Before diving deep into manufacturing our own bags, we wanted to see who else manufactured backpacks from rPET and whether they had any success in their particular market – just to give us an understanding of we may be able to expect down the line.

From our research, it seems that rPET is not only a niche material used in backpacks, it is almost non existent, especially in the cycling industry.

However, here are a few examples that we found.

Vaude PETair 

Vaude is a famous brand in the cycling baggage space and we are real admirers of this company for their professionalism, quality products and their approach to environmental sustainability.  The PETair is an everyday backpack made from used textiles, PET bottles and Vaude claims that the bag saves up to 50% energy in the manufacturing process, 100% fossil fuels, and 50% CO2 emissions.

The bag looks quality as you would expect from Vaude.  The design is clean and minimalist, while retaining important functions such as double compartments, side pockets for bottles and a laptop section.

What I notice about the bag is the price, at £120 pounds it is a very steep price to pay for what looks to be a very conventional ‘jack of all trades’ backpack.  It does not have any spectacular features and it is hard to see exactly what you are paying the premium for other than the eco-friendly badge.  We suspect that this bag is a niche product and would not feature as one of Vaude’s best selling backpacks.  It does not appear to be 100% waterproof as the bag is sewn and there are zippers going around the top of the bag.

It does prove however that it is very much possible to develop a rPET bag that looks high quality and one that most consumers probably cannot tell apart from conventional bags.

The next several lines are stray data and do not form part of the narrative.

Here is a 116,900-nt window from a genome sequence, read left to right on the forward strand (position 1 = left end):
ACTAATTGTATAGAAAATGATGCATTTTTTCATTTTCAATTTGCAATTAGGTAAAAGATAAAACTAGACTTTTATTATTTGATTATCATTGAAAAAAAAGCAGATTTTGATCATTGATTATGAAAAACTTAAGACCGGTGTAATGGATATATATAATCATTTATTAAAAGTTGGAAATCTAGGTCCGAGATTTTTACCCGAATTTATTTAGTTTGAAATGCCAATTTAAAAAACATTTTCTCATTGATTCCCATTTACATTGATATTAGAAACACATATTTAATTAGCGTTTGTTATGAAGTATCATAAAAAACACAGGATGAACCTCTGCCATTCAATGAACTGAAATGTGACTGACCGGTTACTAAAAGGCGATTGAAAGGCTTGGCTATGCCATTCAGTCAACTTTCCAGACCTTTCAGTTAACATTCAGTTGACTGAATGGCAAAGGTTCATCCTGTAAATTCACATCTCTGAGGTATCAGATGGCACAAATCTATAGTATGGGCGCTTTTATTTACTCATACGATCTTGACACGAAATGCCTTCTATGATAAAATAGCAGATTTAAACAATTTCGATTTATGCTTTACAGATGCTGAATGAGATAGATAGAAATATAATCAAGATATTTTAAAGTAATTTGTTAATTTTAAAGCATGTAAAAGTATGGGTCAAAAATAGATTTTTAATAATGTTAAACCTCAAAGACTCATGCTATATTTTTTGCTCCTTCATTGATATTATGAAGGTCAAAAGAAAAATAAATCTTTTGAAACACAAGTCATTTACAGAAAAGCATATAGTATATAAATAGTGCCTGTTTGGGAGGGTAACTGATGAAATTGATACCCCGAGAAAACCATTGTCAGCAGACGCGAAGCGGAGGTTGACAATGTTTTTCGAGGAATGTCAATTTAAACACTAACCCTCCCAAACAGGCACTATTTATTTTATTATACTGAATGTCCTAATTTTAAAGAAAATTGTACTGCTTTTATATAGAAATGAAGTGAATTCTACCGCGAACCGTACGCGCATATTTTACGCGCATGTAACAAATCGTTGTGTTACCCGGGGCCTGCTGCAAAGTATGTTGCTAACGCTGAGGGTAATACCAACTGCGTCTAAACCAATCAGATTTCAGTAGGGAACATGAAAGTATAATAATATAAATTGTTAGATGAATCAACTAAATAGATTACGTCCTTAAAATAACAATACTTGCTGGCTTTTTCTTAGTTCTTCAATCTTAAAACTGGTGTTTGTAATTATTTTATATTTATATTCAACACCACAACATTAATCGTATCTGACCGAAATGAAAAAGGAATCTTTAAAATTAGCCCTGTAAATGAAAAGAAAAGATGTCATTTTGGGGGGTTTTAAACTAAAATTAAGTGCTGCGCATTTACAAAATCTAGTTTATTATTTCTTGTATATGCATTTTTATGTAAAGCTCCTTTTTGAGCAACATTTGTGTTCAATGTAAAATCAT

Crumpler The Algorithm

This is another beautiful looking rPET backpack from Crumpler, retailing at £129.  Again, this is not a cycling specific backpack and is aimed more towards the urban professional.  It also has a clean, neat design and made in the tote style.  It has a carry handle and a sleeve for a 15.6 inch laptop.  It is made from 100% recycled polyester.

For the cycle commuter the weaknesses of the bag are that it is not 100% waterproof and there is a lack of padding at the back of the bag for wicking away moisture while riding.  The bag also does not look to be rough and rugged enough to withstand the elements over the course of a number of years on the road.

Ergobag

Ergobag is a German company specialising in bags for children and teenagers from kindergarten to secondary school.  We were very impressed with their branding, ethos and their overall communication strategy.  Their website is friendly, welcoming, and the type that makes you want to scroll on and on and find out more.

All of their bags are made with 100% recycled PET fabrics and they’ve created a page detailing this process.

They do seems to be thriving commercially, judging from their large range of products, availability of their site in multiple languages to support diverse markets and the number of people in their team.  Their bags are not cheap at all – the flagship Ergobag comes in at a whopping EUR239.  As a parent myself it would be difficult to justify spending this considering competing priorities – but for families with multiple children where the bag will be used for a long time, it could make sense.

 

What we take from Ergobag is that environmentally friendly bags made from rPET can be commercially successful if marketed correctly and placed in the premium segment of the market.  If you observe Ergobag’s strategy, their selling point is  primarily the ergonomic design of their bags, which is inspired by the design and principles of trekking backpacks to minimise the impact of weight on children’s backs.  The fact that the bag is also sustainable is almost a cherry on the cake.  Which is to say that for eco-friendly bags to be successful, they first have to solve the pain point of the customer – which in this case is the worry that children will suffer back pain from a poorly designed backpack.  The environmental aspect can be seen as the emotional factor that closes the deal.